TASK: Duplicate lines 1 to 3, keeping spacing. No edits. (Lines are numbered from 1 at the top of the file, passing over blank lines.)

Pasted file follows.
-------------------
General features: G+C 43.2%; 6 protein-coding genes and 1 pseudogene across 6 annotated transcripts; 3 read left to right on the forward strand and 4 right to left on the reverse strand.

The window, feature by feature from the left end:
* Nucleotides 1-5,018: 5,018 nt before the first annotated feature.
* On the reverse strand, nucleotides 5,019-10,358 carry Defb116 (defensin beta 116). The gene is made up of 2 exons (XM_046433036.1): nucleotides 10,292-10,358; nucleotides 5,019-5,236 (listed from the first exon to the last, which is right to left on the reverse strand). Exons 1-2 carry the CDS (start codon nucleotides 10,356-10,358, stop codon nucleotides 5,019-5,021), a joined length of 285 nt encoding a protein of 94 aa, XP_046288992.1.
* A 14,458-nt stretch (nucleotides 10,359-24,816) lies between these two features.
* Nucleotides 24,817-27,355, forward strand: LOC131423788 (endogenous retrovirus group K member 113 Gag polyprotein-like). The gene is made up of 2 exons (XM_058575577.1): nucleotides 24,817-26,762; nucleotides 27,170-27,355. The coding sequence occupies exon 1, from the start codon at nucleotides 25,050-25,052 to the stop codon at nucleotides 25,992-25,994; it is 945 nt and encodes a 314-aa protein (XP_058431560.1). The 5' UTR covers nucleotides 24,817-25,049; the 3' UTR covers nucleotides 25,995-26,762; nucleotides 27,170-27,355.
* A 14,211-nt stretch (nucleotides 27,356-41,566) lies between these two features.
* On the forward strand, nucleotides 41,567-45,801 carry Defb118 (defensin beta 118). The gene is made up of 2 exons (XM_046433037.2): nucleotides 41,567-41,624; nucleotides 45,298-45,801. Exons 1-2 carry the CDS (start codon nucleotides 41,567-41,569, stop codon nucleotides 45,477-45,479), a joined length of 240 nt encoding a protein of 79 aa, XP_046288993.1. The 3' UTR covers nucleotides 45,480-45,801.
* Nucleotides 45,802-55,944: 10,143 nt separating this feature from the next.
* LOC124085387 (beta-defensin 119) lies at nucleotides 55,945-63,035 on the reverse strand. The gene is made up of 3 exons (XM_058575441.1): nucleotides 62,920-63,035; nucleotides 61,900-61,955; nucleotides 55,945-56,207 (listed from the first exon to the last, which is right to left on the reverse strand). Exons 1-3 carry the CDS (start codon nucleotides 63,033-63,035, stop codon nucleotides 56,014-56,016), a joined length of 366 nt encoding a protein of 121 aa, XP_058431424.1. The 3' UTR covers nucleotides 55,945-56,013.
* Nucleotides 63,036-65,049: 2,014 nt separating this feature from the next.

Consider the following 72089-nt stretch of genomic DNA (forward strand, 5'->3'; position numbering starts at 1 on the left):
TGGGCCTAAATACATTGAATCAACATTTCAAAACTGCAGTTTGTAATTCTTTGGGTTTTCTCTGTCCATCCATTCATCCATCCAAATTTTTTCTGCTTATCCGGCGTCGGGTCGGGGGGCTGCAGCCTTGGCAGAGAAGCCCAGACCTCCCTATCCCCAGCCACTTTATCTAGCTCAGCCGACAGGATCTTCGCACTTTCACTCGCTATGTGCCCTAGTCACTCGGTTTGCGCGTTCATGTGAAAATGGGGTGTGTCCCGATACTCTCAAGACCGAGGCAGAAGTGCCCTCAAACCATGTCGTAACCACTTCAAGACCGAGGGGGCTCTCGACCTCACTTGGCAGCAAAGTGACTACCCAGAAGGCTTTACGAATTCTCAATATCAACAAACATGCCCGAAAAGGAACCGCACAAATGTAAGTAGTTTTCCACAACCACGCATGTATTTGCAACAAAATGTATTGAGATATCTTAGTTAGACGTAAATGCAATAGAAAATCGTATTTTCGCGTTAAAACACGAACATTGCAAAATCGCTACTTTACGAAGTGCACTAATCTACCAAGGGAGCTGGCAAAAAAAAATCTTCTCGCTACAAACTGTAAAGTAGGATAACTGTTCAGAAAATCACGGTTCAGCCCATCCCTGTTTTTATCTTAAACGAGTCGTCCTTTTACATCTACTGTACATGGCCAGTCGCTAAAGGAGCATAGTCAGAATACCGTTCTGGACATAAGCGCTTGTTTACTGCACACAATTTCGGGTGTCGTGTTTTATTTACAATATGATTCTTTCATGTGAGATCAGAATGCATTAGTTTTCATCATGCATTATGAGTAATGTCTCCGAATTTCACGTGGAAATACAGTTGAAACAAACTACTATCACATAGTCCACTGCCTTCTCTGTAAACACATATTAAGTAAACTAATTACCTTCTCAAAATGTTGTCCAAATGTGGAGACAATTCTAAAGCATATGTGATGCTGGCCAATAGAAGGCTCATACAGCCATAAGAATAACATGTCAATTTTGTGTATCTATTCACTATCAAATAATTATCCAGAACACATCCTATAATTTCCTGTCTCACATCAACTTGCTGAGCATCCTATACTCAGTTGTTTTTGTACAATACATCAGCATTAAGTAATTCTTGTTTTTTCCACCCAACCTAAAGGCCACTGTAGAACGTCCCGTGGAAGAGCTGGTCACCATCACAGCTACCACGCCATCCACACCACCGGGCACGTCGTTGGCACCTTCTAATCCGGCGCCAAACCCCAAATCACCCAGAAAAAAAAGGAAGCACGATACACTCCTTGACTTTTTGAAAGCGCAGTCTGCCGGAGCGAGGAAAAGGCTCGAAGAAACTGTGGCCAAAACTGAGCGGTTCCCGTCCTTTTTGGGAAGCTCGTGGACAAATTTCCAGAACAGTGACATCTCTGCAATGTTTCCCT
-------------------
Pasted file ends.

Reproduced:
General features: G+C 43.2%; 6 protein-coding genes and 1 pseudogene across 6 annotated transcripts; 3 read left to right on the forward strand and 4 right to left on the reverse strand.

The window, feature by feature from the left end:
* Nucleotides 1-5,018: 5,018 nt before the first annotated feature.